After being consumed by my Top 100 countdown for quite a while, it’s time we got back to some other series on the ol’ blog. Let’s look at scriptural basis for another song written by Rodney Griffin.
When listening to Greater Vision’s latest major recording last year, the ballad “We Still Have to Pray” jumped out at me. I’m not sure this is a song that will ever make it to radio, and I’m not even sure Greater Vision will hardly ever sing it in concert, but it really struck a chord with me.
The lyric takes its cue from Genesis 25:21:
And Isaac intreated the LORD for his wife, because she was barren: and the LORD was intreated of him, and Rebekah his wife conceived.
And that’s it. One verse in the entire Bible tells the story of Isaac’s burden for his barren wife, and God’s answering of his prayer. Most of us Christians are probably more familiar with the story of Abraham and Sarah, barren into her old age, the fruit of which was Isaac himself, the son of promise. But perhaps not as many know that Isaac went through a similar ordeal, albeit for a much shorter time period. Griffin takes this one verse and builds a thought-provoking and moving lyric, successfully getting inside the heart and mind of Isaac.
Griffin makes it a point in the first verse to tell us just who Isaac was: “the son of promise had a heavy heart.” Sometimes we as Christians assume that a great Bible character like Isaac, who more than anyone must have known the miracle-working power of God, would never have any moments of doubt or lapsing faith. But in the end, he was human and flesh just like we are. If Isaac, the son of promise, struggled with his faith, then surely we are at times going to do the same.
The chorus gives us our primary message of encouragement: “Even when we’re in God’s will we still must pray/Even while we hold His hand we have to wait/In time He will show the perfect way.” There is absolutely nothing in the verses surrounding Genesis 25:21 to indicate that Isaac was in sin. This problem was not a punishment for him. We obviously all should have a goal of living a life free from sin, but we can never get close to that unless we realize that we can only do it through the power of God. Isaac, though in the center of God’s will, still had to remember to depend wholly on the Lord. Even if we feel on top of the world, and things are going fine, we’ve still got to lean on Him.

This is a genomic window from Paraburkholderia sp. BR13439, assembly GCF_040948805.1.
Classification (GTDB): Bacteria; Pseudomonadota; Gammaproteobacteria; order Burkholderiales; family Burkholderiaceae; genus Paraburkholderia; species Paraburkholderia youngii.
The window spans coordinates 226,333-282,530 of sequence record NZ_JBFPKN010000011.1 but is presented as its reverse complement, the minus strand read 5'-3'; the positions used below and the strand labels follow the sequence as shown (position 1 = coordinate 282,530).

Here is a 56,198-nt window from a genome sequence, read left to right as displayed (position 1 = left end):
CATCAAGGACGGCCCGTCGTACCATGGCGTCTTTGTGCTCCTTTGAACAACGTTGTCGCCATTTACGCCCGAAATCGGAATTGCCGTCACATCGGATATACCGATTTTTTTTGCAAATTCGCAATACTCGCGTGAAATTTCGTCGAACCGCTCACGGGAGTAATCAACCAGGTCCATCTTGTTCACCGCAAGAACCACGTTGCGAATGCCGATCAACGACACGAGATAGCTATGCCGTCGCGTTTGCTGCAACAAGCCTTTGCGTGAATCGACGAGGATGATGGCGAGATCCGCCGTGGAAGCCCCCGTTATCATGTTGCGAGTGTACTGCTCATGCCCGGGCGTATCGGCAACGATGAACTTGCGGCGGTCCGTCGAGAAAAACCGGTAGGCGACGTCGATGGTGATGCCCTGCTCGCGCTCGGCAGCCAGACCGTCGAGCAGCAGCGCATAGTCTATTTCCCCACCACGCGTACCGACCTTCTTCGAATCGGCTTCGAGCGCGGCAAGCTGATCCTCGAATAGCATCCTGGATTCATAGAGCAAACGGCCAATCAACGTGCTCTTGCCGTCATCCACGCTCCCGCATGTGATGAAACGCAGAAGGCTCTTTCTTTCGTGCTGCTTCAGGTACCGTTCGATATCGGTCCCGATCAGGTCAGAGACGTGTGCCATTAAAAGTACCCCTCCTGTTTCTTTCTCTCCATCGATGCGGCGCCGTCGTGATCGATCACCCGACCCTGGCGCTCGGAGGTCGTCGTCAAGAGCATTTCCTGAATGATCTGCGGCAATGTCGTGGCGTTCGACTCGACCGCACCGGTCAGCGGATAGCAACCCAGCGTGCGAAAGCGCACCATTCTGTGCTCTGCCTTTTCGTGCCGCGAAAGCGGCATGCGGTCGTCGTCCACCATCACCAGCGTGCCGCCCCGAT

One of the great questions of all time, that people have been trying to answer since the beginning, is “why do bad things happen to good people?” Why is it that, for His children, God doesn’t immediately show us where we’re going, and why, the moment we first ask Him? Wouldn’t we be much better Christians if we could live our lives free from this sort of doubt? We will never fully know the answer until we “know as we are known” in heaven, but this story, and this song, help us until that day.
The bridge Griffin writes into “We Still Have to Pray” is for me the song’s crowning moment: “You’re wishing that the Lord would show you what’s in store/But He loves you way too much to let you lose your faith’s rewards.” That lyric hit me like a ton of bricks the first time I listened to it. Our faith is a lot like a muscle. If you don’t work out a muscle (I know this all too well) it won’t be as strong as it could be. Our faith needs exercising to be strong. God can’t just let us coast by in our lives with no problems and no moments of doubt. Then how would we ever grow in faith? On the contrary, what a blessing these burdens can be in our lives, if we allow God to use them to build us up as Christians. And then one day in heaven, we will see the final reward for our faith. Paul, in his touching last words to Timothy, says it all (2 Timothy 4:5-8):
5But watch thou in all things, endure afflictions, do the work of an evangelist, make full proof of thy ministry.
6For I am now ready to be offered, and the time of my departure is at hand.
7I have fought a good fight, I have finished my course, I have kept the faith:
8Henceforth there is laid up for me a crown of righteousness, which the Lord, the righteous judge, shall give me at that day: and not to me only, but unto all them also that love his appearing.
Even when we’re doing as God wants us to do, we have to seek His direction. He wants to hear from us, for us to tell him that we trust Him and depend on Him. Sometimes He will allow problems in our lives to get us to realize that even more. Look at those problems as opportunities to exercise your faith, and you’ll soon gain your reward.